I begin with a personal anecdote, my first courthouse experience. In the spring of 1968, as a young member of the Columbia faculty, I witnessed the student uprising that disrupted the campus for several weeks until the misguided administrative decision to call in the police-a decision that, inevitably, led to violence and bloodshed. Earlier that year I had been called to jury duty; like most academic colleagues receiving that call, I had postponed service until the end of the semester. Arriving at Manhattan criminal court in early June, I found the jury panels filled with members of the Columbia faculty. The corridors, on the other hand, seemed to be filled with our students, appearing to face charges of various counts of trespassing and resisting arrest.
The experience was equally memorable for another reason: the racial imbalance of the entire occasion. Not only in the case of my voir dire, but more generally, all of the accused seemed to be black, which brings me to the relevance of my experience to a discussion on representing justice and specifically to the paper Blind Justice by I. Bennett Capers. My first courthouse experience took place in what I believe is the central courtroom in Manhattan criminal court, where the judge sits under a mural depicting the figure of Justice. In this 1893 painting by Edward Emerson Simmons, she is pictured as a beautiful woman, blond and without the expected blindfold. Kneeling before her are two beautiful children, a boy and a girl, also blond. Each presents an object on a pillow to Justice: he a sword, she a lily. However the iconography of this painting may symbolize justice tempered by mercy, its most powerful impression on me was made rather by the Caucasian blondness of its figures, by its promise of exclusively white justice in a court in which the defendants were predominantly black.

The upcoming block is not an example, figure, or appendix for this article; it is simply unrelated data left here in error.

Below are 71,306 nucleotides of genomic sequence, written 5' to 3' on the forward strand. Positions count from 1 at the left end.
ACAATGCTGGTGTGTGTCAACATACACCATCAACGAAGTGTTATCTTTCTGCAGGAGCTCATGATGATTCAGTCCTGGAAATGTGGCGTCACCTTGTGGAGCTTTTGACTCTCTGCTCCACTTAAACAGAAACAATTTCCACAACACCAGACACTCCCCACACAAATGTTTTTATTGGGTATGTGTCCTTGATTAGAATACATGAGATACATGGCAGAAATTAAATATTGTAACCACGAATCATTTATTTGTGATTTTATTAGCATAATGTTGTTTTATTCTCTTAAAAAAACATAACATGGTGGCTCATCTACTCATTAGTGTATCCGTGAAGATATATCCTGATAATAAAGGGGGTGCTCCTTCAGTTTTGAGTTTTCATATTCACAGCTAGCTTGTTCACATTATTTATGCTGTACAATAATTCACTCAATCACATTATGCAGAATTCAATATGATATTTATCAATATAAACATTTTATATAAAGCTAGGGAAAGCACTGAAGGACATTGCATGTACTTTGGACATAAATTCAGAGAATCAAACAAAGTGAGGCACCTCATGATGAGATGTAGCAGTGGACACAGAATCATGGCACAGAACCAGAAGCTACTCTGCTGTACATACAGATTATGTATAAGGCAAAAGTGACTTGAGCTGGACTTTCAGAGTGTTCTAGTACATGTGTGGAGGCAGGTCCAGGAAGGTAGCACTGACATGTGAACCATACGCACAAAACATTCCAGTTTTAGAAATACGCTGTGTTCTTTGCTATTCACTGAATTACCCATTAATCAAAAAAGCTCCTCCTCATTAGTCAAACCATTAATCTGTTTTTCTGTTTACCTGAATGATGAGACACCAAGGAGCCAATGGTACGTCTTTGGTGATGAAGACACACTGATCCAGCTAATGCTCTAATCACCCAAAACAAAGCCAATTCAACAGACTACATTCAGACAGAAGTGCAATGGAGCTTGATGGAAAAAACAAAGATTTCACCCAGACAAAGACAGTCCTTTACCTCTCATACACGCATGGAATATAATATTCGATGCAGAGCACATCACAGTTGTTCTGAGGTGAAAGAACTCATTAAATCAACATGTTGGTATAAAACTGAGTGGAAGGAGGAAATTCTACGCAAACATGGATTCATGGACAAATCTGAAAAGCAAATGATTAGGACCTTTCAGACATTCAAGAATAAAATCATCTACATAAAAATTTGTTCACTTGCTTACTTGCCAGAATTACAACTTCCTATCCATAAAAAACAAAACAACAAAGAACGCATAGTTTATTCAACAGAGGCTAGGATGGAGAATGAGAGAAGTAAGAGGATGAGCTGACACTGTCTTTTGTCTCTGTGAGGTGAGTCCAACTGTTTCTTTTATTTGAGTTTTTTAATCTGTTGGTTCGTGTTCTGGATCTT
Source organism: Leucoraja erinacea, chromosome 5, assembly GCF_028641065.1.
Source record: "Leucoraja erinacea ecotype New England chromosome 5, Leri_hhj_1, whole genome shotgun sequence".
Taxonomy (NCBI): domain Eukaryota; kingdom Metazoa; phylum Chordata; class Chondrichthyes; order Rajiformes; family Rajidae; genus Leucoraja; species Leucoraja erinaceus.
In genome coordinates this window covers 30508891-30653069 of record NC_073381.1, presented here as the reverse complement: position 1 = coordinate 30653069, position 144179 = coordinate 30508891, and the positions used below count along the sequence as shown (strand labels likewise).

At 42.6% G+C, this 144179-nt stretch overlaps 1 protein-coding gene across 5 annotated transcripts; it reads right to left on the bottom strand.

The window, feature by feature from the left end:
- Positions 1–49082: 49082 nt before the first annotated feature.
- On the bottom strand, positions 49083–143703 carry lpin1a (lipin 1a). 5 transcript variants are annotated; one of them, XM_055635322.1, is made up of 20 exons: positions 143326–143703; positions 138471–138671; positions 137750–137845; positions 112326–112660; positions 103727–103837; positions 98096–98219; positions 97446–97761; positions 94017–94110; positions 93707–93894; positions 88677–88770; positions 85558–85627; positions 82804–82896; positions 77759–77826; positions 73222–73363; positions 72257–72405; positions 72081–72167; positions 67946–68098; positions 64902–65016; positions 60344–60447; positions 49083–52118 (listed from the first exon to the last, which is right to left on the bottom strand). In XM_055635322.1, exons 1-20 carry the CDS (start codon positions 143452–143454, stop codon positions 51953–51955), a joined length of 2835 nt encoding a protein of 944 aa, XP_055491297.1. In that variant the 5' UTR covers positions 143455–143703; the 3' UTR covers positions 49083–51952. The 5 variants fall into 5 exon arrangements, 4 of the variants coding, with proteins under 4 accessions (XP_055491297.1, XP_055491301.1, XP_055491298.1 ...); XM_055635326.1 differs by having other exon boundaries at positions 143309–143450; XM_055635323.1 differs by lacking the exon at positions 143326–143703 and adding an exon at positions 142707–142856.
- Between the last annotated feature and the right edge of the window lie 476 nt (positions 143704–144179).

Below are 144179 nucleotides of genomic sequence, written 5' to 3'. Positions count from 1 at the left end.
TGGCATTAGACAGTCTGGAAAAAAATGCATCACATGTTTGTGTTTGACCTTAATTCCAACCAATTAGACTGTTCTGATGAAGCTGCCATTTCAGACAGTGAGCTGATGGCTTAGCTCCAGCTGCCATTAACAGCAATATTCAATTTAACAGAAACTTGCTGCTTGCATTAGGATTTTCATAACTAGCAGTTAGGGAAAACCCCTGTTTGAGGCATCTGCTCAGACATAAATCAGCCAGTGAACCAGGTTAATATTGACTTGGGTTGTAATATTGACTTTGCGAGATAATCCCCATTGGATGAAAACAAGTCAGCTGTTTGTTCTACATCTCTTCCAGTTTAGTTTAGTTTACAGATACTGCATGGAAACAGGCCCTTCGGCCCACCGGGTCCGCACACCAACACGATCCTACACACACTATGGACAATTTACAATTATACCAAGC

"The Color of Justice and Other Observations: A Response,"
Yale Journal of Law & the Humanities:
1, Article 15.
Available at: http://digitalcommons.law.yale.edu/yjlh/vol24/iss1/15